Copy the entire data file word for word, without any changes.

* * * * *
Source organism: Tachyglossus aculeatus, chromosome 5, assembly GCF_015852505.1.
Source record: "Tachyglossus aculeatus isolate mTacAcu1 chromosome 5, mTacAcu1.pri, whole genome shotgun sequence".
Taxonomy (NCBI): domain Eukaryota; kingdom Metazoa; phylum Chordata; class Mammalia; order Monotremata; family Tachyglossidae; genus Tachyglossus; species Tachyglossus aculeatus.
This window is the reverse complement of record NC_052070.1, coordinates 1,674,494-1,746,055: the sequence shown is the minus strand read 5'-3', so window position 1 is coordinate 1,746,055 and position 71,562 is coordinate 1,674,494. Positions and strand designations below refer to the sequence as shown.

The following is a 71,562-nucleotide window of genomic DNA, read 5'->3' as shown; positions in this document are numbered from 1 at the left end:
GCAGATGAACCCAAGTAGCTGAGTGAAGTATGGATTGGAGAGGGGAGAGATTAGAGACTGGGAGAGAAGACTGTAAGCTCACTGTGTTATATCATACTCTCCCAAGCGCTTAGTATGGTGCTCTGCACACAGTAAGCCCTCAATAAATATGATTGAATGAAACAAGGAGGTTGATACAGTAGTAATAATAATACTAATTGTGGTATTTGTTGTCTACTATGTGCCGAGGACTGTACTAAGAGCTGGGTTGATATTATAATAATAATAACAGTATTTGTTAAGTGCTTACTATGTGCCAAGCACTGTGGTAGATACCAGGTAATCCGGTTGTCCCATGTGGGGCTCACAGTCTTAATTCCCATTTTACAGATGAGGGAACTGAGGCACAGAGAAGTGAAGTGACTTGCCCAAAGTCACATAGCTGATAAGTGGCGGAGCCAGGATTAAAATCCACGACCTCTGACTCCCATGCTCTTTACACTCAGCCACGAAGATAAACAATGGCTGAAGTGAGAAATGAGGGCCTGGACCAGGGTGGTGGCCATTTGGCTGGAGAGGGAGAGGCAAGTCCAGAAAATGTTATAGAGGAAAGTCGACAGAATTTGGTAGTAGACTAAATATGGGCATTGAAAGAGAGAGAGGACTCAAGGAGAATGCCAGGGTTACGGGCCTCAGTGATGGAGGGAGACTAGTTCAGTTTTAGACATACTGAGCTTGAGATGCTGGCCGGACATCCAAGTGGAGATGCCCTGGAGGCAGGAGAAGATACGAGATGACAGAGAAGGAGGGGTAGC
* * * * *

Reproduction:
Source organism: Tachyglossus aculeatus, chromosome 5, assembly GCF_015852505.1.
Source record: "Tachyglossus aculeatus isolate mTacAcu1 chromosome 5, mTacAcu1.pri, whole genome shotgun sequence".
Taxonomy (NCBI): domain Eukaryota; kingdom Metazoa; phylum Chordata; class Mammalia; order Monotremata; family Tachyglossidae; genus Tachyglossus; species Tachyglossus aculeatus.
This window is the reverse complement of record NC_052070.1, coordinates 1,674,494-1,746,055: the sequence shown is the minus strand read 5'-3', so window position 1 is coordinate 1,746,055 and position 71,562 is coordinate 1,674,494. Positions and strand designations below refer to the sequence as shown.

The following is a 71,562-nucleotide window of genomic DNA, read 5'->3' as shown; positions in this document are numbered from 1 at the left end:
GCAGATGAACCCAAGTAGCTGAGTGAAGTATGGATTGGAGAGGGGAGAGATTAGAGACTGGGAGAGAAGACTGTAAGCTCACTGTGTTATATCATACTCTCCCAAGCGCTTAGTATGGTGCTCTGCACACAGTAAGCCCTCAATAAATATGATTGAATGAAACAAGGAGGTTGATACAGTAGTAATAATAATACTAATTGTGGTATTTGTTGTCTACTATGTGCCGAGGACTGTACTAAGAGCTGGGTTGATATTATAATAATAATAACAGTATTTGTTAAGTGCTTACTATGTGCCAAGCACTGTGGTAGATACCAGGTAATCCGGTTGTCCCATGTGGGGCTCACAGTCTTAATTCCCATTTTACAGATGAGGGAACTGAGGCACAGAGAAGTGAAGTGACTTGCCCAAAGTCACATAGCTGATAAGTGGCGGAGCCAGGATTAAAATCCACGACCTCTGACTCCCATGCTCTTTACACTCAGCCACGAAGATAAACAATGGCTGAAGTGAGAAATGAGGGCCTGGACCAGGGTGGTGGCCATTTGGCTGGAGAGGGAGAGGCAAGTCCAGAAAATGTTATAGAGGAAAGTCGACAGAATTTGGTAGTAGACTAAATATGGGCATTGAAAGAGAGAGAGGACTCAAGGAGAATGCCAGGGTTACGGGCCTCAGTGATGGAGGGAGACTAGTTCAGTTTTAGACATACTGAGCTTGAGATGCTGGCCGGACATCCAAGTGGAGATGCCCTGGAGGCAGGAGAAGATACGAGATGACAGAGAAGGAGGGGTAGC